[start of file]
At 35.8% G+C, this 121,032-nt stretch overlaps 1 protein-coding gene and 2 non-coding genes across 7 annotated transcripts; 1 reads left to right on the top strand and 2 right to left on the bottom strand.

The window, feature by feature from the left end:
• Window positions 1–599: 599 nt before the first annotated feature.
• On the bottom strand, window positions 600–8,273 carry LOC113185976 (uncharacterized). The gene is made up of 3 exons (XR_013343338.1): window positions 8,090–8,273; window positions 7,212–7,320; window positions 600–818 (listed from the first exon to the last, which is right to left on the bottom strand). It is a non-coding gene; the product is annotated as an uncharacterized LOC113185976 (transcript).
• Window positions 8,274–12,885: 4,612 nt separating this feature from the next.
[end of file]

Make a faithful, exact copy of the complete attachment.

At 35.8% G+C, this 121,032-nt stretch overlaps 1 protein-coding gene and 2 non-coding genes across 7 annotated transcripts; 1 reads left to right on the top strand and 2 right to left on the bottom strand.

The window, feature by feature from the left end:
• Window positions 1–599: 599 nt before the first annotated feature.
• On the bottom strand, window positions 600–8,273 carry LOC113185976 (uncharacterized). The gene is made up of 3 exons (XR_013343338.1): window positions 8,090–8,273; window positions 7,212–7,320; window positions 600–818 (listed from the first exon to the last, which is right to left on the bottom strand). It is a non-coding gene; the product is annotated as an uncharacterized LOC113185976 (transcript).
• Window positions 8,274–12,885: 4,612 nt separating this feature from the next.